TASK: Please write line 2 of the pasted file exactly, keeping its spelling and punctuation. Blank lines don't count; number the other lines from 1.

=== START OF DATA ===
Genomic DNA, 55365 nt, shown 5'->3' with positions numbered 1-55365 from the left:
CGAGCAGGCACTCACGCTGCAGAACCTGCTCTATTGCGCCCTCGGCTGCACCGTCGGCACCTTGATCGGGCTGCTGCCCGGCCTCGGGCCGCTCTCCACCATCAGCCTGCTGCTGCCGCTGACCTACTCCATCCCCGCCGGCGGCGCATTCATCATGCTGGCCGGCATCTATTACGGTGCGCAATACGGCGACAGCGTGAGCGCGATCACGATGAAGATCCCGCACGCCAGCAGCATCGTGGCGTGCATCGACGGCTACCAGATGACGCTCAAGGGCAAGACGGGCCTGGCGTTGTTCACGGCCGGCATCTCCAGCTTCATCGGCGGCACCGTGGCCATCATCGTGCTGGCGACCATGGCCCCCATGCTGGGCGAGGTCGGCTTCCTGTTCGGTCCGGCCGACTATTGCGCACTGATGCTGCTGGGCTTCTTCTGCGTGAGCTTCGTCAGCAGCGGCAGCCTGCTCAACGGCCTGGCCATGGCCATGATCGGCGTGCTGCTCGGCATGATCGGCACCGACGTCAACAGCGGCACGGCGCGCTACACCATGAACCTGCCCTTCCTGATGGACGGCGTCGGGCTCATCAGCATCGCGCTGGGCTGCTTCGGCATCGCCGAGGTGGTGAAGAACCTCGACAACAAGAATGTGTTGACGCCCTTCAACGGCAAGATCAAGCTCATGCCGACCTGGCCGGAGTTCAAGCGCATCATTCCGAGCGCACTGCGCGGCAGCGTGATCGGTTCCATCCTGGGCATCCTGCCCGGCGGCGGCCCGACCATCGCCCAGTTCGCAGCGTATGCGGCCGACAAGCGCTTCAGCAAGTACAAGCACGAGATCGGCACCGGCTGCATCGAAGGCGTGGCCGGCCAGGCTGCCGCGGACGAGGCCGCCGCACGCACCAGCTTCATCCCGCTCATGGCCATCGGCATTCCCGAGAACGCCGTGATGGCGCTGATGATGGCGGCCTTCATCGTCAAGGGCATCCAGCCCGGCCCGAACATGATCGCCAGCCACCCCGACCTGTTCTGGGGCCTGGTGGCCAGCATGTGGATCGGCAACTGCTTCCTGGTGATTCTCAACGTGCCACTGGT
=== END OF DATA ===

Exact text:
CGAGCAGGCACTCACGCTGCAGAACCTGCTCTATTGCGCCCTCGGCTGCACCGTCGGCACCTTGATCGGGCTGCTGCCCGGCCTCGGGCCGCTCTCCACCATCAGCCTGCTGCTGCCGCTGACCTACTCCATCCCCGCCGGCGGCGCATTCATCATGCTGGCCGGCATCTATTACGGTGCGCAATACGGCGACAGCGTGAGCGCGATCACGATGAAGATCCCGCACGCCAGCAGCATCGTGGCGTGCATCGACGGCTACCAGATGACGCTCAAGGGCAAGACGGGCCTGGCGTTGTTCACGGCCGGCATCTCCAGCTTCATCGGCGGCACCGTGGCCATCATCGTGCTGGCGACCATGGCCCCCATGCTGGGCGAGGTCGGCTTCCTGTTCGGTCCGGCCGACTATTGCGCACTGATGCTGCTGGGCTTCTTCTGCGTGAGCTTCGTCAGCAGCGGCAGCCTGCTCAACGGCCTGGCCATGGCCATGATCGGCGTGCTGCTCGGCATGATCGGCACCGACGTCAACAGCGGCACGGCGCGCTACACCATGAACCTGCCCTTCCTGATGGACGGCGTCGGGCTCATCAGCATCGCGCTGGGCTGCTTCGGCATCGCCGAGGTGGTGAAGAACCTCGACAACAAGAATGTGTTGACGCCCTTCAACGGCAAGATCAAGCTCATGCCGACCTGGCCGGAGTTCAAGCGCATCATTCCGAGCGCACTGCGCGGCAGCGTGATCGGTTCCATCCTGGGCATCCTGCCCGGCGGCGGCCCGACCATCGCCCAGTTCGCAGCGTATGCGGCCGACAAGCGCTTCAGCAAGTACAAGCACGAGATCGGCACCGGCTGCATCGAAGGCGTGGCCGGCCAGGCTGCCGCGGACGAGGCCGCCGCACGCACCAGCTTCATCCCGCTCATGGCCATCGGCATTCCCGAGAACGCCGTGATGGCGCTGATGATGGCGGCCTTCATCGTCAAGGGCATCCAGCCCGGCCCGAACATGATCGCCAGCCACCCCGACCTGTTCTGGGGCCTGGTGGCCAGCATGTGGATCGGCAACTGCTTCCTGGTGATTCTCAACGTGCCACTGGT